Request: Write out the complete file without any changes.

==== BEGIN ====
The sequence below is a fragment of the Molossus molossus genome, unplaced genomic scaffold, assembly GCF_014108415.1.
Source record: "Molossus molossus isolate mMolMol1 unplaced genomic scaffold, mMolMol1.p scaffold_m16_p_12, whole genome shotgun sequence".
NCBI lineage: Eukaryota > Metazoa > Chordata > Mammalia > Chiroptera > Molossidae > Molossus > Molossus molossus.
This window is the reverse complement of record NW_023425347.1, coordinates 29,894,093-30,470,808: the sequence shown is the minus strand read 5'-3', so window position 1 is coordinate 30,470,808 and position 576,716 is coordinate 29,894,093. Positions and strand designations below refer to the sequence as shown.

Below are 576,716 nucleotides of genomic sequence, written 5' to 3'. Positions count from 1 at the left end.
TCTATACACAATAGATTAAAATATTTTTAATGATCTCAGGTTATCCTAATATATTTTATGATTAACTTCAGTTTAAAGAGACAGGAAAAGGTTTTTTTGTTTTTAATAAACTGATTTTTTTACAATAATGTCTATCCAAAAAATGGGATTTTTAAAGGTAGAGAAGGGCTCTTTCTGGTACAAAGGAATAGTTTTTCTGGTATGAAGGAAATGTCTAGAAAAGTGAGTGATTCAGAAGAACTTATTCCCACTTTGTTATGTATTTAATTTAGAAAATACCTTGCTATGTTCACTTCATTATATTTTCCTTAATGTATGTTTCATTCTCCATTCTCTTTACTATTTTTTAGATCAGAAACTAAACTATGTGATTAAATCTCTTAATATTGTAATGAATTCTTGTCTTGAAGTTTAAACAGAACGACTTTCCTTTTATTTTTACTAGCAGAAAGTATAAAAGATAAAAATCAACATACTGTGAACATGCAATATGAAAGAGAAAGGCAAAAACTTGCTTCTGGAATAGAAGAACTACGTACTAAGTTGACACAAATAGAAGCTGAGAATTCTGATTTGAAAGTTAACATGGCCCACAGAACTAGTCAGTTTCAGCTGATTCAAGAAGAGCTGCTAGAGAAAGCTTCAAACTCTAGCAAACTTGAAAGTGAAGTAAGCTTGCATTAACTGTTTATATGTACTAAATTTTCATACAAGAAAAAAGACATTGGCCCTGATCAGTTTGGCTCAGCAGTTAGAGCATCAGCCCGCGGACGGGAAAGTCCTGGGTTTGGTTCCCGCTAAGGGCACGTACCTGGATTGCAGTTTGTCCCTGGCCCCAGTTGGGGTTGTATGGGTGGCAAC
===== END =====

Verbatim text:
The sequence below is a fragment of the Molossus molossus genome, unplaced genomic scaffold, assembly GCF_014108415.1.
Source record: "Molossus molossus isolate mMolMol1 unplaced genomic scaffold, mMolMol1.p scaffold_m16_p_12, whole genome shotgun sequence".
NCBI lineage: Eukaryota > Metazoa > Chordata > Mammalia > Chiroptera > Molossidae > Molossus > Molossus molossus.
This window is the reverse complement of record NW_023425347.1, coordinates 29,894,093-30,470,808: the sequence shown is the minus strand read 5'-3', so window position 1 is coordinate 30,470,808 and position 576,716 is coordinate 29,894,093. Positions and strand designations below refer to the sequence as shown.

Below are 576,716 nucleotides of genomic sequence, written 5' to 3'. Positions count from 1 at the left end.
TCTATACACAATAGATTAAAATATTTTTAATGATCTCAGGTTATCCTAATATATTTTATGATTAACTTCAGTTTAAAGAGACAGGAAAAGGTTTTTTTGTTTTTAATAAACTGATTTTTTTACAATAATGTCTATCCAAAAAATGGGATTTTTAAAGGTAGAGAAGGGCTCTTTCTGGTACAAAGGAATAGTTTTTCTGGTATGAAGGAAATGTCTAGAAAAGTGAGTGATTCAGAAGAACTTATTCCCACTTTGTTATGTATTTAATTTAGAAAATACCTTGCTATGTTCACTTCATTATATTTTCCTTAATGTATGTTTCATTCTCCATTCTCTTTACTATTTTTTAGATCAGAAACTAAACTATGTGATTAAATCTCTTAATATTGTAATGAATTCTTGTCTTGAAGTTTAAACAGAACGACTTTCCTTTTATTTTTACTAGCAGAAAGTATAAAAGATAAAAATCAACATACTGTGAACATGCAATATGAAAGAGAAAGGCAAAAACTTGCTTCTGGAATAGAAGAACTACGTACTAAGTTGACACAAATAGAAGCTGAGAATTCTGATTTGAAAGTTAACATGGCCCACAGAACTAGTCAGTTTCAGCTGATTCAAGAAGAGCTGCTAGAGAAAGCTTCAAACTCTAGCAAACTTGAAAGTGAAGTAAGCTTGCATTAACTGTTTATATGTACTAAATTTTCATACAAGAAAAAAGACATTGGCCCTGATCAGTTTGGCTCAGCAGTTAGAGCATCAGCCCGCGGACGGGAAAGTCCTGGGTTTGGTTCCCGCTAAGGGCACGTACCTGGATTGCAGTTTGTCCCTGGCCCCAGTTGGGGTTGTATGGGTGGCAAC